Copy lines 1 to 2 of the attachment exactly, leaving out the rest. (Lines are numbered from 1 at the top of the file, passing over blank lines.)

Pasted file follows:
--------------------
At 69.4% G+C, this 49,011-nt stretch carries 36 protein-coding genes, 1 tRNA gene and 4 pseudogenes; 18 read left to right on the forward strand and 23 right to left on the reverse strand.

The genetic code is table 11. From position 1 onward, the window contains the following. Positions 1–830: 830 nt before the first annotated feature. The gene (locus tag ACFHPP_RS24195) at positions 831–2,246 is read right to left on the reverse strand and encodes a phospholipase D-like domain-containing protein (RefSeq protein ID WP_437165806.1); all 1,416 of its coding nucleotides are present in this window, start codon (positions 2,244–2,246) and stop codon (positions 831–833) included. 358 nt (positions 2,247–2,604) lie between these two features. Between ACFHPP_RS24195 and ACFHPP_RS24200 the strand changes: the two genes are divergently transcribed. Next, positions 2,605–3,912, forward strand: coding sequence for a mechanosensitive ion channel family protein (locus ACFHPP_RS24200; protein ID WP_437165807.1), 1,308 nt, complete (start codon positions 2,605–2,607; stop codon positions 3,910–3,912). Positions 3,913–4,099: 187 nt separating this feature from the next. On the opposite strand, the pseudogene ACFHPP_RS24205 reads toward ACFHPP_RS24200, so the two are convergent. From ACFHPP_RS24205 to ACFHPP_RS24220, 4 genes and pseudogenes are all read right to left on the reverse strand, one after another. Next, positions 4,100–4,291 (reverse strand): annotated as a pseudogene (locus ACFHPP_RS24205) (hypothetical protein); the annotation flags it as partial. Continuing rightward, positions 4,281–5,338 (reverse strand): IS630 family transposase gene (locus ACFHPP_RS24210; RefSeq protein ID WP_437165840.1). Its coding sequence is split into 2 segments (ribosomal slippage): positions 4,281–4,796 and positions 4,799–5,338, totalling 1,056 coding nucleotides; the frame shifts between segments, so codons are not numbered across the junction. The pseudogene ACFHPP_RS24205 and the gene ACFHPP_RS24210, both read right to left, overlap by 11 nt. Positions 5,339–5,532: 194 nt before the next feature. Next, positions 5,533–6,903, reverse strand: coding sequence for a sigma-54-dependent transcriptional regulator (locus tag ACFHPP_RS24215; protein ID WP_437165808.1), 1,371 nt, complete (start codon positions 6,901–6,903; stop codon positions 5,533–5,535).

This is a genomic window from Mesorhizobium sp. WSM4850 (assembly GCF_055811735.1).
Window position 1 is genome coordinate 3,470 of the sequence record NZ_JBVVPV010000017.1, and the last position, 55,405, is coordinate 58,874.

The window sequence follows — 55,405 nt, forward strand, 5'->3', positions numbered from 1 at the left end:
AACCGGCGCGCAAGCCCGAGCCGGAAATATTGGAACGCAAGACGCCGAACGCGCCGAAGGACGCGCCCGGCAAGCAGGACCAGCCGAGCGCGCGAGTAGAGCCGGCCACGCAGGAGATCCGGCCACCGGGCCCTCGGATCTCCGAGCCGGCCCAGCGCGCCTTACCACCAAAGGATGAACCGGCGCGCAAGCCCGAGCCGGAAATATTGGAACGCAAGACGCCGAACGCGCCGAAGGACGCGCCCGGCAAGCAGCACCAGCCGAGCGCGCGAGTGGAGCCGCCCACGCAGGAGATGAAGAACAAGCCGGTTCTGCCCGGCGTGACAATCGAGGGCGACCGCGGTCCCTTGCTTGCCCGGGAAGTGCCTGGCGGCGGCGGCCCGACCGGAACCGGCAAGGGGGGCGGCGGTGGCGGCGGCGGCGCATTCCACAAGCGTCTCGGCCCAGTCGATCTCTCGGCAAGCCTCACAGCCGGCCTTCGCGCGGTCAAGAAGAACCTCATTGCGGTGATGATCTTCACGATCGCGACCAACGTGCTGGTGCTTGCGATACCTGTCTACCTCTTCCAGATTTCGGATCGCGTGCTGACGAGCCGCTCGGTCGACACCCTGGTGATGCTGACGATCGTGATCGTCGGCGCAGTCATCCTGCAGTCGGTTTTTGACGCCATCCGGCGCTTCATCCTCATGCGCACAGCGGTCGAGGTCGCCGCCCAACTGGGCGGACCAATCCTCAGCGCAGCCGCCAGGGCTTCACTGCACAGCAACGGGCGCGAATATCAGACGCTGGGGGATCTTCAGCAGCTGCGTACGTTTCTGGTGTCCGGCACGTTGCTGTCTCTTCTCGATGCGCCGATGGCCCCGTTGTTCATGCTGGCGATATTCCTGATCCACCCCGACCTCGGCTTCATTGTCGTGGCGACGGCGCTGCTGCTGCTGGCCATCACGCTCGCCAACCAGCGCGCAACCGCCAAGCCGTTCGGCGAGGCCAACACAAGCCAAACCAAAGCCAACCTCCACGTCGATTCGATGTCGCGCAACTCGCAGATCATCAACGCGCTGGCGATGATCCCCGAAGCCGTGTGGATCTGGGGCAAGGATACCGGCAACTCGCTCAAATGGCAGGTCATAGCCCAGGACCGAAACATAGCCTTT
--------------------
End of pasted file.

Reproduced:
At 69.4% G+C, this 49,011-nt stretch carries 36 protein-coding genes, 1 tRNA gene and 4 pseudogenes; 18 read left to right on the forward strand and 23 right to left on the reverse strand.

The genetic code is table 11. From position 1 onward, the window contains the following. Positions 1–830: 830 nt before the first annotated feature. The gene (locus tag ACFHPP_RS24195) at positions 831–2,246 is read right to left on the reverse strand and encodes a phospholipase D-like domain-containing protein (RefSeq protein ID WP_437165806.1); all 1,416 of its coding nucleotides are present in this window, start codon (positions 2,244–2,246) and stop codon (positions 831–833) included. 358 nt (positions 2,247–2,604) lie between these two features. Between ACFHPP_RS24195 and ACFHPP_RS24200 the strand changes: the two genes are divergently transcribed. Next, positions 2,605–3,912, forward strand: coding sequence for a mechanosensitive ion channel family protein (locus ACFHPP_RS24200; protein ID WP_437165807.1), 1,308 nt, complete (start codon positions 2,605–2,607; stop codon positions 3,910–3,912). Positions 3,913–4,099: 187 nt separating this feature from the next. On the opposite strand, the pseudogene ACFHPP_RS24205 reads toward ACFHPP_RS24200, so the two are convergent. From ACFHPP_RS24205 to ACFHPP_RS24220, 4 genes and pseudogenes are all read right to left on the reverse strand, one after another. Next, positions 4,100–4,291 (reverse strand): annotated as a pseudogene (locus ACFHPP_RS24205) (hypothetical protein); the annotation flags it as partial. Continuing rightward, positions 4,281–5,338 (reverse strand): IS630 family transposase gene (locus ACFHPP_RS24210; RefSeq protein ID WP_437165840.1). Its coding sequence is split into 2 segments (ribosomal slippage): positions 4,281–4,796 and positions 4,799–5,338, totalling 1,056 coding nucleotides; the frame shifts between segments, so codons are not numbered across the junction. The pseudogene ACFHPP_RS24205 and the gene ACFHPP_RS24210, both read right to left, overlap by 11 nt. Positions 5,339–5,532: 194 nt before the next feature. Next, positions 5,533–6,903, reverse strand: coding sequence for a sigma-54-dependent transcriptional regulator (locus tag ACFHPP_RS24215; protein ID WP_437165808.1), 1,371 nt, complete (start codon positions 6,901–6,903; stop codon positions 5,533–5,535).